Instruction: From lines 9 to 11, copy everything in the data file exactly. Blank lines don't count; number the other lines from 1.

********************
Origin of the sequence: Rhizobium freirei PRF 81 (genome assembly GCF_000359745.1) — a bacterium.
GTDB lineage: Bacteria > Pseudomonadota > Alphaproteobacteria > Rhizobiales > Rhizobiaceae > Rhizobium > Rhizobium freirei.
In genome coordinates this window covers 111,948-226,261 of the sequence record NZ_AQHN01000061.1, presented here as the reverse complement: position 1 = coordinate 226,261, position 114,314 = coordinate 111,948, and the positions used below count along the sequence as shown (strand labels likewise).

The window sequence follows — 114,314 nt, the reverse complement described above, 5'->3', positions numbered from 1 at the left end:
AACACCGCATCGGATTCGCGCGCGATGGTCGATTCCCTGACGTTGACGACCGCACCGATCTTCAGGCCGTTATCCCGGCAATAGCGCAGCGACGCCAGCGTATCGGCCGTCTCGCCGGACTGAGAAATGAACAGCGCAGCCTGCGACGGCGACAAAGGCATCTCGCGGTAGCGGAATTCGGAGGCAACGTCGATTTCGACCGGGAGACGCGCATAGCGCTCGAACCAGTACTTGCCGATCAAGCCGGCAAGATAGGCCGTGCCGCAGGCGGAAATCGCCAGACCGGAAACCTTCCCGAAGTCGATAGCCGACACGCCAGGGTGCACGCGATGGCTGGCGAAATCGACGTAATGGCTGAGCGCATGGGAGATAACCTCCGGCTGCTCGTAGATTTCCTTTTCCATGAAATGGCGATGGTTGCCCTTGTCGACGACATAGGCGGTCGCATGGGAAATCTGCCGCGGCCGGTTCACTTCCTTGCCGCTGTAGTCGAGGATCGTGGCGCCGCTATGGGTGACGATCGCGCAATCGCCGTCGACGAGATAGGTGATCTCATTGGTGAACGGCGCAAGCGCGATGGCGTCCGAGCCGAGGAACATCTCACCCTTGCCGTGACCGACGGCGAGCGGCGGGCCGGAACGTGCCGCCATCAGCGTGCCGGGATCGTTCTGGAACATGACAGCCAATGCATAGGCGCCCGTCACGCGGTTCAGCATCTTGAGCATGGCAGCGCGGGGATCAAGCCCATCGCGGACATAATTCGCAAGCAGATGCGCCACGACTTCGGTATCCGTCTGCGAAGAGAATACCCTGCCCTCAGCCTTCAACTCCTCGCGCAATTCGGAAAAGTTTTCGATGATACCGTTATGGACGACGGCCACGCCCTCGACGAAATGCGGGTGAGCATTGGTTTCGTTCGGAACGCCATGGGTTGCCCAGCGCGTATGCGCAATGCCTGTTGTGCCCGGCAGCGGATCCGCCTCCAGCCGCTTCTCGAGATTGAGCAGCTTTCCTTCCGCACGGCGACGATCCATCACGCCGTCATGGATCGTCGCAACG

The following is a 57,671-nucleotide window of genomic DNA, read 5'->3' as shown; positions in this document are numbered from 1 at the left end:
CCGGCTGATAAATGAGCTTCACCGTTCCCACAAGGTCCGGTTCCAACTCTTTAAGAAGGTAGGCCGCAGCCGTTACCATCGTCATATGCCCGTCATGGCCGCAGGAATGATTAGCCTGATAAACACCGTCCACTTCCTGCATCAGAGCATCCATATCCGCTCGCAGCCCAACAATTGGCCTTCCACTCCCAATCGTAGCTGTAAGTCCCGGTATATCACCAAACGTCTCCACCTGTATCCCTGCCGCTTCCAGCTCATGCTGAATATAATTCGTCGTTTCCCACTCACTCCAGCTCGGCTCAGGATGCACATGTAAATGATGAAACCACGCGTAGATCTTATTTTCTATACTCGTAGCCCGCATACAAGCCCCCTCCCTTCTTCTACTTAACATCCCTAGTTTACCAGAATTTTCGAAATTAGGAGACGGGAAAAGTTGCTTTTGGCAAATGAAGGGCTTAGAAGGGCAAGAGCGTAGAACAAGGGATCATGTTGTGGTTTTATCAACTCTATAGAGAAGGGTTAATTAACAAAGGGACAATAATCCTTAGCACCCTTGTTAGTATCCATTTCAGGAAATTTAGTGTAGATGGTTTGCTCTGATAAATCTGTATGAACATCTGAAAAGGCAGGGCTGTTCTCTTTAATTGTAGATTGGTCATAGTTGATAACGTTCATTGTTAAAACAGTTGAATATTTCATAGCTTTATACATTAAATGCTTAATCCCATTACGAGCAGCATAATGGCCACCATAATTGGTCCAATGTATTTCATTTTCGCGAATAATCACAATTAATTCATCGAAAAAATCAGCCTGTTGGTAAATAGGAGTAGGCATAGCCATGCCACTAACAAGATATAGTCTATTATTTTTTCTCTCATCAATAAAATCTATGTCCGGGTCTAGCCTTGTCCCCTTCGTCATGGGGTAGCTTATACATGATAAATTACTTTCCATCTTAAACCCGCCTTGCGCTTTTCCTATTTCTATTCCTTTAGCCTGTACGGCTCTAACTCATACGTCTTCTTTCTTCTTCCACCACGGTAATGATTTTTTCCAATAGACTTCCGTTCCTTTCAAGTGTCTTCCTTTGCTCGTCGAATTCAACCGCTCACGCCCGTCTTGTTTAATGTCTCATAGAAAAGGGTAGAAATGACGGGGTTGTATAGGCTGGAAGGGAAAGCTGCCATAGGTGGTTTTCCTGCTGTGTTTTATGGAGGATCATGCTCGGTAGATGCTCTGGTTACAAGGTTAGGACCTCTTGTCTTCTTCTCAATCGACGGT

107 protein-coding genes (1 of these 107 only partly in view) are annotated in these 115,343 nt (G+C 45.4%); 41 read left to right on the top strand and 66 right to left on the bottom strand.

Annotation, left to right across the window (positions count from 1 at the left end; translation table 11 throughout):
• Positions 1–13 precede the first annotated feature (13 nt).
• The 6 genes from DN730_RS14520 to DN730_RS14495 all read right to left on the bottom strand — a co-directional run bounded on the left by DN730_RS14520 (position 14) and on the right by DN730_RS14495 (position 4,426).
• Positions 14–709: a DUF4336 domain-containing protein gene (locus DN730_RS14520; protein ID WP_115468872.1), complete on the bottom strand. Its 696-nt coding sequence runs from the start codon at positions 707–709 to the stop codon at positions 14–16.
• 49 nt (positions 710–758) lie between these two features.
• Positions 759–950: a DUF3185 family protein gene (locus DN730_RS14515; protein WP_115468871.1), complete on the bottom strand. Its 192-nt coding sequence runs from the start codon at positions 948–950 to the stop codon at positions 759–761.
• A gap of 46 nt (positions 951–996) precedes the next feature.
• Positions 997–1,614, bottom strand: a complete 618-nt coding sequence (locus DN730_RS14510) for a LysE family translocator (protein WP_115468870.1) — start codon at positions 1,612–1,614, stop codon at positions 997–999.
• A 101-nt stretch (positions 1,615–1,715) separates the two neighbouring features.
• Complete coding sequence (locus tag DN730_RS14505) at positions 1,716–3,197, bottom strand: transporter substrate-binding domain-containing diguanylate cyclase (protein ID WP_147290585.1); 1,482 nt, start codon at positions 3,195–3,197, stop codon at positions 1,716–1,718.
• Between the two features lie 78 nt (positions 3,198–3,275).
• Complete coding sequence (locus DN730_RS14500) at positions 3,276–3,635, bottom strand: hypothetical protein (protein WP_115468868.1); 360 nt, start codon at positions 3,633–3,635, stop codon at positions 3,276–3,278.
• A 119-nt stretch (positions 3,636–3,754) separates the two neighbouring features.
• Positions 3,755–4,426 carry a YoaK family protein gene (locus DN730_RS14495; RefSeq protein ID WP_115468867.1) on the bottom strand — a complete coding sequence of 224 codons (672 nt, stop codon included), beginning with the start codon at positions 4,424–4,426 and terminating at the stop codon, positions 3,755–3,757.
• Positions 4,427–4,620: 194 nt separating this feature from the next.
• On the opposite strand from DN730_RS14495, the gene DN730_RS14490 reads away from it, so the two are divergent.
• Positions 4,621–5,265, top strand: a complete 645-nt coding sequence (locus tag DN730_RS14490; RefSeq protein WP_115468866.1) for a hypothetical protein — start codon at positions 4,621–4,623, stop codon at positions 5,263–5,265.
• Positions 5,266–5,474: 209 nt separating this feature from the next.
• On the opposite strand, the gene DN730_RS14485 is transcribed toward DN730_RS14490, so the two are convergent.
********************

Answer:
Annotation, left to right across the window (positions count from 1 at the left end; translation table 11 throughout):
• Positions 1–13 precede the first annotated feature (13 nt).
• The 6 genes from DN730_RS14520 to DN730_RS14495 all read right to left on the bottom strand — a co-directional run bounded on the left by DN730_RS14520 (position 14) and on the right by DN730_RS14495 (position 4,426).